Tuesday, November 29, 2011

Tips on Planning a Trilogy/Series

Planning a series has made me a nervous wreck. I am reading as much as I can on how to make each book of my Middle Grade Paranormal Trilogy, a Standalone one. I liked Janice Hardy tips which I read on the blog- Literary Rambles.  It made a lot of sense and is helping me in plotting the 3 books, creating individual conflicts for each book and thinking about the character arc.

Planning a Trilogy does take a lot of effort. There are several things to keep a track of, there is a tendency to overdo on the backstory and there is a fear of repeating oneself. Writers have to create plots that can stand on their own feet and push the story forward.

 I am undergoing several fears about introducing too many characters in the first book and leaving too few for the next two. I am trying to create for each book an individual conflict, story arc and resolution.

When I read Janice Hardy’s interview in the blog- Literary Rambles, it was like a blessing in disguise. Here is Janice’s advice regarding a trilogy.   
     
1. Give each book a solid stand alone plot. The story can continue from book to book, but the more solid your core conflict is, the easier it’ll be to write. You’ll have a good understanding of the goals and stakes and won’t be floundering to figure out how it all fits together.

 2. Pretend the previous book(s) is the backstory. Don’t try to rehash or re-explain all of book one or two. Just pretend it’s part of the character’s history and treat it same as you would any other backstory. Once the first draft is done, you’ll know what needs to be fleshed out for new readers.

3. Keep revealing new stuff. Even if the plot is different, if readers don’t learn anything new about the characters or the world, it can feel like the same basic book all over again. Show new aspects of the world, the characters, the problems, the stakes, etc.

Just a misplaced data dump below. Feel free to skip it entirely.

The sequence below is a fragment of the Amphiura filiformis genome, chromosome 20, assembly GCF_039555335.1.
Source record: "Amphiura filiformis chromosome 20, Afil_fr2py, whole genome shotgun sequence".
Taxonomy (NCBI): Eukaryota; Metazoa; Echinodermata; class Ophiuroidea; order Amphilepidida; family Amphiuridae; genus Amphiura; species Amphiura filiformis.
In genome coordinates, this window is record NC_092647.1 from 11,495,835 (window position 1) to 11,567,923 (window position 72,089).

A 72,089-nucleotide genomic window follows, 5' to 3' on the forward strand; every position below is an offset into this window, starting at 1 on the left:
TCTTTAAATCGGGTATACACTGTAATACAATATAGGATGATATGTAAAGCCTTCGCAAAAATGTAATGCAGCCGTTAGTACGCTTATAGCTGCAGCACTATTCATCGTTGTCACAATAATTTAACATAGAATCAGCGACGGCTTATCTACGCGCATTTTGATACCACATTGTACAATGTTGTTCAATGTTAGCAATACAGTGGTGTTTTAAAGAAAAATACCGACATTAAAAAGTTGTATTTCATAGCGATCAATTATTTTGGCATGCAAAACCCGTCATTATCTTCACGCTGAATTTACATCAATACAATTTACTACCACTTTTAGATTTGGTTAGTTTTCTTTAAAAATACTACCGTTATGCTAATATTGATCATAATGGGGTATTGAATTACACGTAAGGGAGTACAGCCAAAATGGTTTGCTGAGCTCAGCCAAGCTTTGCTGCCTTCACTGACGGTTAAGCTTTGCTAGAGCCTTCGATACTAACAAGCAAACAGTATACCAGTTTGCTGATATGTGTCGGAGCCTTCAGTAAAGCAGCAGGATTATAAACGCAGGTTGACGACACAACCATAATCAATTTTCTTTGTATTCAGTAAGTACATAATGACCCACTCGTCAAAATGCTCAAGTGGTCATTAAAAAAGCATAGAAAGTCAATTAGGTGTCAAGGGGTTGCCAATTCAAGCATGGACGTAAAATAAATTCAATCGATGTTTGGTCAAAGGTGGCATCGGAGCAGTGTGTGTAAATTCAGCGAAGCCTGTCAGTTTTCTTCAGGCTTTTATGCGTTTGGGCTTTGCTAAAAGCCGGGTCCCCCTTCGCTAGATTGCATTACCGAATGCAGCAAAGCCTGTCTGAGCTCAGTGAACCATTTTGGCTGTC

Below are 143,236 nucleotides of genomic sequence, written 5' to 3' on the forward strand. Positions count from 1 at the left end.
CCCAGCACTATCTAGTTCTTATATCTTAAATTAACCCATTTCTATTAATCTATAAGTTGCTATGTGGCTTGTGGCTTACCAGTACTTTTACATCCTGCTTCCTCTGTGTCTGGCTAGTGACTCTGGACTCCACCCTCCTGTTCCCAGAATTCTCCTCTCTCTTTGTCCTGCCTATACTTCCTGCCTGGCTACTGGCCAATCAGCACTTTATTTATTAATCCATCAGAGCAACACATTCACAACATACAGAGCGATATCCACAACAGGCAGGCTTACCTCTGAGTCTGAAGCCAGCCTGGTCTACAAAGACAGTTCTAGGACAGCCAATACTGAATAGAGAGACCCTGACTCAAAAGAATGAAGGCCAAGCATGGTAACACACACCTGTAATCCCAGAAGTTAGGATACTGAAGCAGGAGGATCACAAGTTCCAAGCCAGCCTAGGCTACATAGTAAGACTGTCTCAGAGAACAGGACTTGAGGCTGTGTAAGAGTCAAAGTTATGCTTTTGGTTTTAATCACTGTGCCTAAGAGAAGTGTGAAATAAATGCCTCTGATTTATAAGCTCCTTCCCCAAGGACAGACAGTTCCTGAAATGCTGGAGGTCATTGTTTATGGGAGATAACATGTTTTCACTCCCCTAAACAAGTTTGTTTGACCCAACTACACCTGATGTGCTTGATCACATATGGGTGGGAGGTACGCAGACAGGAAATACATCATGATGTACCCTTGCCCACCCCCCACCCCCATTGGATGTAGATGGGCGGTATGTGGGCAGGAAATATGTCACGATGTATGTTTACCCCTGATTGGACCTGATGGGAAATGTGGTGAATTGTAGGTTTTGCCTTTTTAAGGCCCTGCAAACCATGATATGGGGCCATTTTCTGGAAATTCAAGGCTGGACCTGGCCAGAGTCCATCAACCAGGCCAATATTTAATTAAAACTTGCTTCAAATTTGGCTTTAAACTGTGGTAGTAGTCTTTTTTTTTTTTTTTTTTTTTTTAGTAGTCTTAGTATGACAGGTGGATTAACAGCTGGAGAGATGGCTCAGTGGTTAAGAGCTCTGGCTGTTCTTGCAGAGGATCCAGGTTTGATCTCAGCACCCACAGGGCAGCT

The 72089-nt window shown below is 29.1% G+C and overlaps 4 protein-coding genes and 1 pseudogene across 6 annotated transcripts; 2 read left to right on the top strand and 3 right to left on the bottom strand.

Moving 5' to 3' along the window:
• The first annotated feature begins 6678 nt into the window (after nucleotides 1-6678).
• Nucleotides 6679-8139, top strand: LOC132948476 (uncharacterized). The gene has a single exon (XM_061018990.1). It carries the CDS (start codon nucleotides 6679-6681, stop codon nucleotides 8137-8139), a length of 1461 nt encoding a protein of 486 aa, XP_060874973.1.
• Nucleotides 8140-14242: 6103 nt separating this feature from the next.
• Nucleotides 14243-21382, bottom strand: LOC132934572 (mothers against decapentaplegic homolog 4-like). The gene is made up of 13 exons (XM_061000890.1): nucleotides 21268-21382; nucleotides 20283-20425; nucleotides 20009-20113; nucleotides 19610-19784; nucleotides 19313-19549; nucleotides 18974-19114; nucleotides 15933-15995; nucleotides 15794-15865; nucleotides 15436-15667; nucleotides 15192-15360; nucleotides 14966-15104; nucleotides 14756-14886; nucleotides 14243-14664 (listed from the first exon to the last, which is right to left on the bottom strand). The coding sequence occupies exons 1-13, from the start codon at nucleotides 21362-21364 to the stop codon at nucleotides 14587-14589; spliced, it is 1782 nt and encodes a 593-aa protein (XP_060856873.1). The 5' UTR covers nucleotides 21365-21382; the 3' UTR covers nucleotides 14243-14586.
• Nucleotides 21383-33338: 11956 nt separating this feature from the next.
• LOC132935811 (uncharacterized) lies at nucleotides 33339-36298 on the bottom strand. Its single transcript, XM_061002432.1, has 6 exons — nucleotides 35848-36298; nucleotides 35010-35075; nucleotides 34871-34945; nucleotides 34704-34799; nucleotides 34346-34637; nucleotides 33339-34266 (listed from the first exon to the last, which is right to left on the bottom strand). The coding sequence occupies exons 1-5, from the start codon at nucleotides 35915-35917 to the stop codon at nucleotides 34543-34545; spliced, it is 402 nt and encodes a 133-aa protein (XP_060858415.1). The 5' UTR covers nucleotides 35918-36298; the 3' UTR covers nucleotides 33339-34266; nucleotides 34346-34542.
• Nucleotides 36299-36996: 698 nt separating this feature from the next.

How many of you all are writing a series or a Trilogy. How difficult is it to keep  track of everything. Do you all have any tips that will make my writing a trilogy easy? Please share your thoughts with us.
  

20 comments:

  1. Rachna, Will wait to read your creation!I am sure it would be exciting!!Best Wishes..

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  2. sure..willbe waiting to read your work...:) till then good luck ma'am..:)

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  3. Good advice Rachna. Number Two is a tough call--assuming that many readers will pick up Book 2 or 3 and need to know some but not too much background.

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  4. Excellent pointers. I was thinking about the very topic myself yesterday and how clever authors are to keep a story flowing over several books.

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  5. I don't have any tips, but I certainly like the tips you shared with us, Rachna. Thanks. I have two different series on the back burner, so I definitely will keep those pointers in mind when I get back to them.

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  6. @ Rahul..it needs lot of planning as so far I have only written standalone books.

    @ Sogyel...thanks for your wishes.

    @ Slamdunk...I agree that No. 2 is indeed a tough call. I feel that I have to control the urge to overdo on backstory for fear of boring the readers.

    @ Madeleine..I envy writers who have the ability to write series.

    @ Elizabeth..I am trying to get as much help as I can to help me write and plot the trilogy. Am just sharing what I came across.

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  7. You are going to have to repeat yourself, so don't worry about that too much. You will have to remind people of the conflicts and characters of the previous books. I hated having to remind people about the abilities and history of some of my characters in my second novel. But as my editor said. It may be a day, or it may be several years before someone who reads the first, reads the second.

    It can be hard to keep track of everything. I outline like crazy to keep it all going in the direction I want. As you create, it will take on a life of its own so you need to be able to keep the work pointed in the right direction.

    Starting a series as stand alone books is good, but eventually your fans will read them in order and you can develop larger complex story arcs that span multiple books. TV shows do this a lot. Look at Star Trek or Stargate. Each season has its 'entry point' episodes. Monster of the week is what we call them. The overall story doesn't advance much but it allows new fans to jump into the series.